• http://www.facebook.com/profile.php?id=100001148857723 Winroe DC

         Yes, I know available sya sa atin but not like soft drink available kahit sari-sari store…maganda siguro kahit yung processed para may competitor na mas healthy yung soft drink.

  • http://profile.yahoo.com/HMMV3QAUKGZJZWR5RZESCLSQE4 James

    mas mabenta p din a coco lumber dito sa pinas, maski tanungin mo p sinong ngppgawa ng bahay. so pano ddmi ang puno ng niyog n mgbubunga 

  • carlorocci

    Problema nito nagkakamatay yun mga puno ng buko dahil sa peste…..May nagawa nakaya ang Dept. of Agriculture dito….huhuhuhuhu…

  • nelsonkamloon

    I strongly to our beloved President Aquino to put up another processing firm in Mindanao where most of the areas are planted w/ coconuts. In fact one of the major sources  of living in this island is coconut.

  • akramgolteb

    Oy mga negosyante, baka magexport na naman kayo ng coco water sa china tapos pag may embargo dahil sa kawalanghiyaan at katraydoran ng mga insect (another spelling for instik) magreklamo na naman kayo na kasalanan ng gobyerno. WAG MAGEXPORT NG COCO WATER SA CHINA!

  • http://pulse.yahoo.com/_6KQ3DYZP5GWHYFQOAVUT4X6JCY Sal

     
    “When he visited the United States last year, President Benigno Aquino
    III promoted coco water, meeting with US businessmen who had put up a
    coconut water processing firm in Camarines Sur.” – sayang dapat tayo ang nagpapatayo ng mga processing firms at tayo din ang nageexport nito para ang kita ay sa atin lang din. Pilot scale industries anyone?

    • http://pulse.yahoo.com/_WYAZBOJYIUCRLWTYJBORBVTTOI boyfarmer

       That’s the concept the framers of our constitution had, nationalist economy encouraged by the leftists, discouraging  foreign investors, protect Filipino business and encourage Filipinos to establish businesses ourselves. Now the Philippines is dirt poor.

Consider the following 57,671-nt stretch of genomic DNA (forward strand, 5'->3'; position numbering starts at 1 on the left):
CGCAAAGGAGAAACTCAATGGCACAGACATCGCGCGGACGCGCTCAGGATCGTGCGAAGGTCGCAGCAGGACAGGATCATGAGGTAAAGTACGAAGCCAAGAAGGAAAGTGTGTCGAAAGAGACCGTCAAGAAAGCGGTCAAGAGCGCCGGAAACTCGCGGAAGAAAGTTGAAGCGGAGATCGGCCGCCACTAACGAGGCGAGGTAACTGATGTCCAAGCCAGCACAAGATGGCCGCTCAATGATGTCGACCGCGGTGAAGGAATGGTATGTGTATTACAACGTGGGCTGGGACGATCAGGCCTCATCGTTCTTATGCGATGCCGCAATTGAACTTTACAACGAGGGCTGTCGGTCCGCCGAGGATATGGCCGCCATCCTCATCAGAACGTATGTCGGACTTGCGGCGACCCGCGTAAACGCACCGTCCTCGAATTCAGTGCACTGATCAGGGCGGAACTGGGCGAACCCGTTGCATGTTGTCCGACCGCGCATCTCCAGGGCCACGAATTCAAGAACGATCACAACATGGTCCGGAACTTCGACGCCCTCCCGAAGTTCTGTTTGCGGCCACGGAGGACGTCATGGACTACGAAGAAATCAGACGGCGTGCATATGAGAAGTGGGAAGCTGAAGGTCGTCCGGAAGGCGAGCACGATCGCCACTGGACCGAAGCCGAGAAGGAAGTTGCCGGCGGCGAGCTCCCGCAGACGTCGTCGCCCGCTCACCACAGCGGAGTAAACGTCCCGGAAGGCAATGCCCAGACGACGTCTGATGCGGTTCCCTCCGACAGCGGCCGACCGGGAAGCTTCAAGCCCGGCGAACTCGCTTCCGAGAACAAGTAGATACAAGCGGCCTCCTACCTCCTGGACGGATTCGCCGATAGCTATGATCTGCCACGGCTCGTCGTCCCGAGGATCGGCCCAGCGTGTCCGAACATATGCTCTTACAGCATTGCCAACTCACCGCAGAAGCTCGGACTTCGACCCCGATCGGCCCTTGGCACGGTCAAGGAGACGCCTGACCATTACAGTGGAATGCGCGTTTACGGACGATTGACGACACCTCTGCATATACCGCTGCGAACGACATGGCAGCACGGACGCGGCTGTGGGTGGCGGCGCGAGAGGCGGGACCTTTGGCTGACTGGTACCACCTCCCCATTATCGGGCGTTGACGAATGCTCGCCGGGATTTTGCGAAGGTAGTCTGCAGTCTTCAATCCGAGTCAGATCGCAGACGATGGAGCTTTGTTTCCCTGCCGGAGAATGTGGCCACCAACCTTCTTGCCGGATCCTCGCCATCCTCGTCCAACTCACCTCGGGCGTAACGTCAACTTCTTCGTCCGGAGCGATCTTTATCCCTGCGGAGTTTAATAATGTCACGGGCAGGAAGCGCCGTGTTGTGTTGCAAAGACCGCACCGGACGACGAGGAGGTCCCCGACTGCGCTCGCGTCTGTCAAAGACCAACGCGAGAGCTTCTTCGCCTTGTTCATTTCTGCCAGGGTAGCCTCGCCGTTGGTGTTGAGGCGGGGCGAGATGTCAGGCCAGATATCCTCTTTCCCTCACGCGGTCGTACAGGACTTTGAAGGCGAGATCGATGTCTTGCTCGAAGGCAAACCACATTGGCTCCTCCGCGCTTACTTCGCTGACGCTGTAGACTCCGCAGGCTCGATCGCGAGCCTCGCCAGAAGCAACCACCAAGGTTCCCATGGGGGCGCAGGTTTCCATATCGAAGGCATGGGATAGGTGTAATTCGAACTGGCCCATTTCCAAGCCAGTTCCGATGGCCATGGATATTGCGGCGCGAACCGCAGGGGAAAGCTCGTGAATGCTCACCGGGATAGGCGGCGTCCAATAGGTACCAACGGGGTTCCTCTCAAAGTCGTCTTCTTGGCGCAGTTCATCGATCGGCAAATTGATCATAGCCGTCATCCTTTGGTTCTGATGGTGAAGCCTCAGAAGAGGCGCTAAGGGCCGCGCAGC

• http://pulse.yahoo.com/_EAUFRN6E4JJ67TDR25KRGR3DFE Zen

      It is easier to get into the US market if US companies are pushing it. In this case, American coco processing firms will naturally pressure their government to admit our coconut products because the business includes American revenues. The picture is very different if it is a Filipino coco processing firm selling its coconut products to the US. The American department of trade, seeing that they are just buyers and not earners in this model, will put up a lot  of barriers to prohibit the products’ entry into the US market. There is nothing wrong here; the US is just protecting its market interest, which, in fact, we should emulate vice-versa to grow our industries. But there’s a way to turn the current model to our advantage: the China model. As soon as American coco processing firms put up their facilities here, our government and private enterprises should work together to replicate the US technologies and management practices to put up Filipino-run processing firms. Give it 3-5 years, these locally run processing firms can match the quality of the American firms, and by sheer market price pressure–we are cheaper–we can attract distributors (buyers) in the US to shift to local processors away from American processors to increase their profit margins, given that the quality is the same. It’s like humping the US market from behind. But this entails a lot of nation-building mindset since the government must have the vision of growing an industry, not just a number of companies. Plus, local private enterprises must have the pride to compete with, not be awed by, US brands. The Chinese are doing it, the Koreans are doing it. The Japanese had done it. I believe Filipinos will have a harder time looking at Americans as competitors instead of benefactors because of our little brown brother mentality. But we can.